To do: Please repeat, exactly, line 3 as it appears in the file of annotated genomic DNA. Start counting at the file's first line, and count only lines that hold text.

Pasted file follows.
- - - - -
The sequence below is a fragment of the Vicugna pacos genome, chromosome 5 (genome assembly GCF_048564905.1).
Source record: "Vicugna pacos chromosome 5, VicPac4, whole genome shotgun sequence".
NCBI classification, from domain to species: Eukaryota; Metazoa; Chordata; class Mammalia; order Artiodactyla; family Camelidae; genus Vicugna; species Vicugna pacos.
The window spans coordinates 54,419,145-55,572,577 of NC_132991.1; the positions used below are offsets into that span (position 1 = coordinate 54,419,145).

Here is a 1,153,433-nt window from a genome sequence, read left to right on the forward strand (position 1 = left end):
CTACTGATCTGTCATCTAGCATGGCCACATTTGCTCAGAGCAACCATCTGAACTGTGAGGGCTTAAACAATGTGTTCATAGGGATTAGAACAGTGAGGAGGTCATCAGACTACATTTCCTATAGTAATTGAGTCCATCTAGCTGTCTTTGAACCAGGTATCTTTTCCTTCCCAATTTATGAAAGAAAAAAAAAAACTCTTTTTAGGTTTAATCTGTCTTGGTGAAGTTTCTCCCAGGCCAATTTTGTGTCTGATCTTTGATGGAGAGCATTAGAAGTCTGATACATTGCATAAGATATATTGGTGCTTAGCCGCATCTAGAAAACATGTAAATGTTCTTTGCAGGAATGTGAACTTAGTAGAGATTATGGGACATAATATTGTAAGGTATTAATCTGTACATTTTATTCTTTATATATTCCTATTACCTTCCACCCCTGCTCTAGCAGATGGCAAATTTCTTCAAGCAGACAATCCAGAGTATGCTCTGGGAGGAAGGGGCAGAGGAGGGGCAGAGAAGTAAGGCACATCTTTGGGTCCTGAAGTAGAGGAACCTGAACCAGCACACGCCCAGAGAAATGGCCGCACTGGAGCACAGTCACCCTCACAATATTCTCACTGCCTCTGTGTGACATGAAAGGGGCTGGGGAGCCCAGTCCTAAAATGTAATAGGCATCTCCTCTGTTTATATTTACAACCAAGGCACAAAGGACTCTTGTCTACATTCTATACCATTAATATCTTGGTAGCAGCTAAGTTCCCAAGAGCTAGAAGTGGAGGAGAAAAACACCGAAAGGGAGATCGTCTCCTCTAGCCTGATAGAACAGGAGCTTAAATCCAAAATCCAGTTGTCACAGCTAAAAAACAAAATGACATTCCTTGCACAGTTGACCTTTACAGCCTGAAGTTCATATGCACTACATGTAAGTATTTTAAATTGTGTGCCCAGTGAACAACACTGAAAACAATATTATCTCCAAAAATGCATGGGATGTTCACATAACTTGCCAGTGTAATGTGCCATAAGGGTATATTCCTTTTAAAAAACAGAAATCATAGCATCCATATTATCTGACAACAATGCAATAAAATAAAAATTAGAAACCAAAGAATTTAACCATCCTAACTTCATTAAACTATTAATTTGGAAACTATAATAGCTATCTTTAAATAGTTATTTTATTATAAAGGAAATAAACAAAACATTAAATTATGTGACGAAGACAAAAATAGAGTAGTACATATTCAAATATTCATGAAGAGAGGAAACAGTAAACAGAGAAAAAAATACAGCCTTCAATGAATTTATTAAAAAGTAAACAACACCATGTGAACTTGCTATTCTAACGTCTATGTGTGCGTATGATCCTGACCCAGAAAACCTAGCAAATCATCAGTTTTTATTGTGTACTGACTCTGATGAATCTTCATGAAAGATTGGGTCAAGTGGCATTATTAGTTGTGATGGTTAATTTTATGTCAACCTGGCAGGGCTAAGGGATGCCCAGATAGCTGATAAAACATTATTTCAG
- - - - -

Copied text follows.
NCBI classification, from domain to species: Eukaryota; Metazoa; Chordata; class Mammalia; order Artiodactyla; family Camelidae; genus Vicugna; species Vicugna pacos.